Tag Archives: how to make

How to make a rolled Book-Page Wreath

I can’t remember when I first saw an example of this kind of wreath, but I do know I’ve been wanting to make one ever since! I just think it’s such a creative use of materials, and a stunning result to boot.

Handmade rolled paper wreath

Handmade rolled paper wreath

Just by looking at it, you can tell that it is a very simply constructed wreath. There are probably different methods for making one, but here’s the step-by-step process I used to make the wreath that’s now hanging in my living room!

Gather your supplies…

Get your Wreath-making materials

Get your Wreath-making materials!

Old book you don’t mind destroying
Exacto Knife
Glue stick
Cardboard
Hot Glue Gun/Glue
Ribbon
(Optional: Crepe paper, vintage image for center)

Take your book and cut out a whole slew of pages that are fairly uniform (all black & white text, for example). Cut those pages into squares. My pages were 6″ wide and 9″ tall, so I trimmed the tops off so they were 6×6 squares.

Begin rolling your pages into cones, ready with your glue stick to secure them. Do this by having your page flat in front of you, corner pointing toward you; with your left hand, hold down the left-hand corner and with your right hand curl the corner closest to you about 3/4 the way into the page; add glue to the far edge and complete the cone.

how to roll a paper cone

how to roll a paper cone

(Rolling the cones is tricky at first, but you’ll get the hang of it quick). For another look at making paper cones, check out this post where I made a whole slew of them for my wedding!

However tightly or loosely you roll the cones determines how many you’ll need to make your wreath. The inner ring of my wreath needed 19 cones. The outer ring was tighter cones and took about twice as many.

Rolled paper cones and cardboard circle

Rolled paper cones and cardboard circle

So once you have enough cones to make a full circle, you need your support to attach them to. I took an old cardboard box and used a soup bowl as a circle template (about 6″ diameter, although any size will do, so long as it’s smaller than the wreath itself). Cut out your cardboard circle and find the approximate center.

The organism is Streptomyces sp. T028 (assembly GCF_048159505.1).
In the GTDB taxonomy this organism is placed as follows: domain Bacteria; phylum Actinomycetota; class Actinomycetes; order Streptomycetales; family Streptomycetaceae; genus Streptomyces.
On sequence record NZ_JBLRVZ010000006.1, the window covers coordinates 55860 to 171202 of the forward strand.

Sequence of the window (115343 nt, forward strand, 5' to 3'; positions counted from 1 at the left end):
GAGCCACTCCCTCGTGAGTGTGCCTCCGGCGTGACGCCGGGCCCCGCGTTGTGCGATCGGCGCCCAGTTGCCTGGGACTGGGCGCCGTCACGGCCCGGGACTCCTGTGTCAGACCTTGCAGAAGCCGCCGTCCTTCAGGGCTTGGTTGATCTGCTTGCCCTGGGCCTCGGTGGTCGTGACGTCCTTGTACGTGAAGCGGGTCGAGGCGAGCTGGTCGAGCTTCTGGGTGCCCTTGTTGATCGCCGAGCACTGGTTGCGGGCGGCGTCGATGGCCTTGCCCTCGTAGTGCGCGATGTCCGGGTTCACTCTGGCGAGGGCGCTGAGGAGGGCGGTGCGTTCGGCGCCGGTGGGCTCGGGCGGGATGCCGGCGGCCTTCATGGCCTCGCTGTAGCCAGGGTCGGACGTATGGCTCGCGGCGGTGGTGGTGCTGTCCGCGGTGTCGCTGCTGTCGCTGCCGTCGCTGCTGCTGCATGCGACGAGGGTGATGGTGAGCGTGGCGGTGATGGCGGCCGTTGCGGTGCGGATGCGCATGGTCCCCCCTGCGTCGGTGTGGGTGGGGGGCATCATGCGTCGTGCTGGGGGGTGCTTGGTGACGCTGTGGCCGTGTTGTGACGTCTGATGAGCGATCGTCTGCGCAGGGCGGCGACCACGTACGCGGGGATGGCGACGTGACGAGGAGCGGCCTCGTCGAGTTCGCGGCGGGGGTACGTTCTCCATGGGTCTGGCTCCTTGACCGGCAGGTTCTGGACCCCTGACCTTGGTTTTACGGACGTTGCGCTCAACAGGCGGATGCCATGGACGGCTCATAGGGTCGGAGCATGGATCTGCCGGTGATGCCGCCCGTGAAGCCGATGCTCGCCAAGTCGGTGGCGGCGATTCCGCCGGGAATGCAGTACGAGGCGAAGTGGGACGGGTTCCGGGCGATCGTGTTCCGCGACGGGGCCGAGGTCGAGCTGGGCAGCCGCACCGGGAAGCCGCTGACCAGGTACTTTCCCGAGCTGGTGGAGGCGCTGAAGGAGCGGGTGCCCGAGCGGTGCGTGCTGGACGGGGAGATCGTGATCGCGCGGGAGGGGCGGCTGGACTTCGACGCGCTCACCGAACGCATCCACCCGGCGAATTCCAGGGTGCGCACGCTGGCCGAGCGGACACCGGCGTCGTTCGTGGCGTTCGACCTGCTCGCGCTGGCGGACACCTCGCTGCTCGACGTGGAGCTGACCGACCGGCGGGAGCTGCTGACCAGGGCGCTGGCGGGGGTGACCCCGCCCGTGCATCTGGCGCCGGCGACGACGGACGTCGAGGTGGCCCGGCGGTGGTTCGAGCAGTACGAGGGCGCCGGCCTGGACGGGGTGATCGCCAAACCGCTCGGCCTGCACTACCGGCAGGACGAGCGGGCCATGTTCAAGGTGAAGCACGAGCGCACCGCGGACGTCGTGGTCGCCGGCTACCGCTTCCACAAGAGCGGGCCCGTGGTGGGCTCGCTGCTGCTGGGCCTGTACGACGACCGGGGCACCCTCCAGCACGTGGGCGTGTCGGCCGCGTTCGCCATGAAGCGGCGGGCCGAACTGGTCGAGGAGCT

To make it easier to place your cones evenly, arrange the cones (unglued!) on top of your cardboard. Then, one by one, pick up each cone, apply a dab of hot glue, and put it back down again in the same spot! Go all the way around until all your cones are secure.

rolled paper wreath

almost there...

You’ll notice that my wreath has two layers…

You can certainly stop rolling here, and you’ll have a beautiful, one-tiered paper wreath. I decided my wall needed a slightly bigger wreath, so I started at the beginning again and made a whole batch of new cones to make a second layer!
For round two, carefully place your wreath face-down on your work surface (you can place an upside-down bowl under the middle of it for elevation) and situate your cones slightly farther out from the center, so they protrude out past the first row.

(*note, I ran out of hot glue at this point. Don’t do this! haha, hot glue makes everything so much easier!!)

Once all of your 2nd layer cones are glued on…

Rolled Paper Wreath back

Rolled Paper Wreath - back side

…glue a loop of ribbon to the cardboard backing, and if you want, glue a second circle of cardboard to the back, so it looks a little prettier (but really, who’s gonna look at the back?).

The last step is to add something pretty to the center of the wreath to hide the middle. But before I get to that step, I wanted to make my wreath sparkle just a little…so I went for the glitter!

spray glitter and paper wreath

spray glitter!

But not just any glitter. I’m not a huge fan of the loose stuff in those little glass jars. Too messy. Instead I used a spray glitter, which would ensure that I wouldn’t find it all over the place later 😛